Intense, bitter and darkly comic, Graeae’s full-blooded adaptation of Lorca’s final tragedy focuses on the emotional intensity of the piece
Following their radical production of BLOOD WEDDING, Graeae Theatre Company return to the stage to take on another of Lorca’s classics, THE HOUSE OF BERNARDA ALBA.
Based on the Spanish play by Federico García Lorca, THE HOUSE OF BERNARDA ALBA centres on the events of a house of the Alba family during a period of mourning. Bernarda’s husband is dead and she now rules her household and the lives of her five daughters alone. Bernarda tells her daughters they must go through an eight-year mourning period, without contact with the outside world and the men who might bring them ruin. That is except for Angustias, Bernada’s eldest daughter whose inheritance has attracted a wealthy local suitor. As the wedding approaches, Bernarda struggles to retain her suffocating grip on the family and on these women whose appetite for defiance is growing.
Intense, bitter and darkly comic, the Royal Exchange Theatre and Graeae Theatre Company’s spare and full-blooded adaptation of Lorca’s final tragedy focuses on the emotional intensity of the piece, building up the tension and atmosphere like a storm. The piece is deliberately provocative and challenging, bringing out the competitiveness, danger, fragility and brutality of the heated tale.
What makes Graeae’s production of THE HOUSE OF BERNARDA ALBA so special is its unique focus on accessibility. Jo Clifford’s translation weaves the actor’s disabilities into the text while Jenny Sealey’s direction merges captioning, British Sign Language and audio description into the fabric of the production to make it part of the aesthetic.
Throughout the play Adela and Angustias use being Deaf to connect or disconnect with their family members. Yet not everyone in the Alba family signs or lip reads, leading to moments of tension and frustration and a shift in the power dynamics. The result is a complex and nuanced performance which underlines the themes of power, status, punishment, intimacy and blindness that haunt Lorca’s original text.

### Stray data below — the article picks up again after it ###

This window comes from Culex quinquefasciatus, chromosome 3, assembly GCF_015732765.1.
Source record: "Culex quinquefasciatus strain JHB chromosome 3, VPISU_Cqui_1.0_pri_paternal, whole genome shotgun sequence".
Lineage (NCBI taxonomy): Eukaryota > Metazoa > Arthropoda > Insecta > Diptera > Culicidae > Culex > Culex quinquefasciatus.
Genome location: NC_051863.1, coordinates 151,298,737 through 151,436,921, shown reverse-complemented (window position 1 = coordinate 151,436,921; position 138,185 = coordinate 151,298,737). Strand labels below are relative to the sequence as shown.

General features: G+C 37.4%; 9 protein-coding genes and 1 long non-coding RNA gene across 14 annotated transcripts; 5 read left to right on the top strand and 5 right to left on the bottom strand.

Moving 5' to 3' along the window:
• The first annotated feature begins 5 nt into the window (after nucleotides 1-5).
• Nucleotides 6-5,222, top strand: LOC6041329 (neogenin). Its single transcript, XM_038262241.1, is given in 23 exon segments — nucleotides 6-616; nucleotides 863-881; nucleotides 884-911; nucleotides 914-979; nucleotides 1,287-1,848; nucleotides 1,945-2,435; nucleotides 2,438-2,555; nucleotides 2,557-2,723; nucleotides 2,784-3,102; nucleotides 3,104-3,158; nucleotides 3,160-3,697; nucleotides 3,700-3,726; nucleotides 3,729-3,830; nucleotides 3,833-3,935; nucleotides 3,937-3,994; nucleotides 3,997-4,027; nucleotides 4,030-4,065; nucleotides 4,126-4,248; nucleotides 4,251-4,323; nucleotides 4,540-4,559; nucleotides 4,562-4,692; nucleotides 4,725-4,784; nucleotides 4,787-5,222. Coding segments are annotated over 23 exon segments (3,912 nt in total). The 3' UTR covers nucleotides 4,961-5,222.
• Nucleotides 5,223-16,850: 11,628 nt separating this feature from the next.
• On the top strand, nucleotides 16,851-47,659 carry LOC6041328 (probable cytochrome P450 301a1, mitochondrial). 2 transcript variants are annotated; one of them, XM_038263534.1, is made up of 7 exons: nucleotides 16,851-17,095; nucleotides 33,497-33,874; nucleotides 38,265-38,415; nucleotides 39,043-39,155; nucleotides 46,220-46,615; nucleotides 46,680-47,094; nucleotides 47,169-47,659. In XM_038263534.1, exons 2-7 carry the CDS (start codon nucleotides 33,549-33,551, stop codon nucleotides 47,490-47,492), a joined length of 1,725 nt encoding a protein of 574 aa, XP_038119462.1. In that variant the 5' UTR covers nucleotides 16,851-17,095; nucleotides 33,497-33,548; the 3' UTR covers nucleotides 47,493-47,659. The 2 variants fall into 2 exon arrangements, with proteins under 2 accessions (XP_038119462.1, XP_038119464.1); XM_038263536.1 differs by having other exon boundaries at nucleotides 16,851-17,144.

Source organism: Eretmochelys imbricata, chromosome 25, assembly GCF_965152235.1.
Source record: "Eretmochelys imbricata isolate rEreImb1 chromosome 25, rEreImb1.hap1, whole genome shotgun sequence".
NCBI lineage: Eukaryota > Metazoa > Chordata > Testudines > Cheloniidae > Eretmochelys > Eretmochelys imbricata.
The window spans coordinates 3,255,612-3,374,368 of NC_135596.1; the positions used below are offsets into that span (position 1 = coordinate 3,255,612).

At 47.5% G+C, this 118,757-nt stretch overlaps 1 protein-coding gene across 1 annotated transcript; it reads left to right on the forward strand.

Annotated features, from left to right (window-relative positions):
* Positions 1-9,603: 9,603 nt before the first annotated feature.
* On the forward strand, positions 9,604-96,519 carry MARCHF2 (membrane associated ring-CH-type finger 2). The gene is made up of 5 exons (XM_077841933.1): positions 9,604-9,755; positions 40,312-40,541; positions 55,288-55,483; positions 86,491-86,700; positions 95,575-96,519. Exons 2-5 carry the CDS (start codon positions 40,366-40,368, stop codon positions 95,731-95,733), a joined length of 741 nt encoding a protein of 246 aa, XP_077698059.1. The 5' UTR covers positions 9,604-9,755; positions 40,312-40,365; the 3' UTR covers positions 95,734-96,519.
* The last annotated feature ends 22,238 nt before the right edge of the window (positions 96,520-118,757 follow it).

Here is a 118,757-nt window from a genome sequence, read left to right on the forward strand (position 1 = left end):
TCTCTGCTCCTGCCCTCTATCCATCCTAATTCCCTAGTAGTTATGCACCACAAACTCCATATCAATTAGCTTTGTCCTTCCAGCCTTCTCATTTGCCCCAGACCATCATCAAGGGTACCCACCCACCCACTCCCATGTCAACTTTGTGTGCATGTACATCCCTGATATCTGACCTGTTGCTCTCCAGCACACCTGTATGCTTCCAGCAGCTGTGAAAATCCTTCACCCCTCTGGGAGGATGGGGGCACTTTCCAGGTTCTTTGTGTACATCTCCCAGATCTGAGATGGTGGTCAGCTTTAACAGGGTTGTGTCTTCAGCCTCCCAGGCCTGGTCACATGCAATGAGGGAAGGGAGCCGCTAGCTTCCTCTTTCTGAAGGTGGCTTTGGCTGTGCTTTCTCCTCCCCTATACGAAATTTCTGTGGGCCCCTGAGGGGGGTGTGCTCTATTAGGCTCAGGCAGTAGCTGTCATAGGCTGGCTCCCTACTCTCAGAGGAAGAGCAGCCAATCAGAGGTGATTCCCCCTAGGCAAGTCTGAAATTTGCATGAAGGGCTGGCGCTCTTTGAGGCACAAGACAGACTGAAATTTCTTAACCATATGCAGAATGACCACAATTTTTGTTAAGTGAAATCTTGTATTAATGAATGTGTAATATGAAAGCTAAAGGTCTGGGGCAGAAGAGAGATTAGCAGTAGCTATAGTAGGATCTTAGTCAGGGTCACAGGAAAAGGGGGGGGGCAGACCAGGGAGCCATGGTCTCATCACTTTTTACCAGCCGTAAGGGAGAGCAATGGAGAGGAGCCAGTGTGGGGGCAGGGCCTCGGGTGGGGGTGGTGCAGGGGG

In terms of performance, Kathryn Hunter delivers a first-class performance as Bernarda, the tyrannical matriarch of the family. Sitting in a chair with a silver-topped cane in hand, Hunter’s Bernarda may look tiny and frail but she exudes dominance, ruling over her household and her five unmarried daughters with a rod of iron.
Of the five daughters, Hermon Berhane stands out for her performance as the wilful Adela, her understated portrayal eventually boiling over into seething envy as the play develops. The power battle within the house is also well-caught, with Alison Halstead delivering a strong, if somewhat deceitful performance, as chief servant La Poncia.
Yet, while the ensemble deliver a strong performance, there could be more refinement throughout to maintain the play’s punch. At almost two hours long, the intense first half goes on for too long while the second half, at around 30 minutes, is over too quickly. Occasionally, the captioning also falls behind, distracting from the action on stage and interrupting the flow of the piece.
That said, for the most part, this is a successful production that gets to the heart of this ever-captivating piece and you can’t fault the extraordinary talent of the D/deaf and disabled actors. An intense reworking of Lorca’s classic.
THE HOUSE OF BERNARDA ALBA runs at Royal Exchange until 25 February 2017
photographer Jonathan Keenan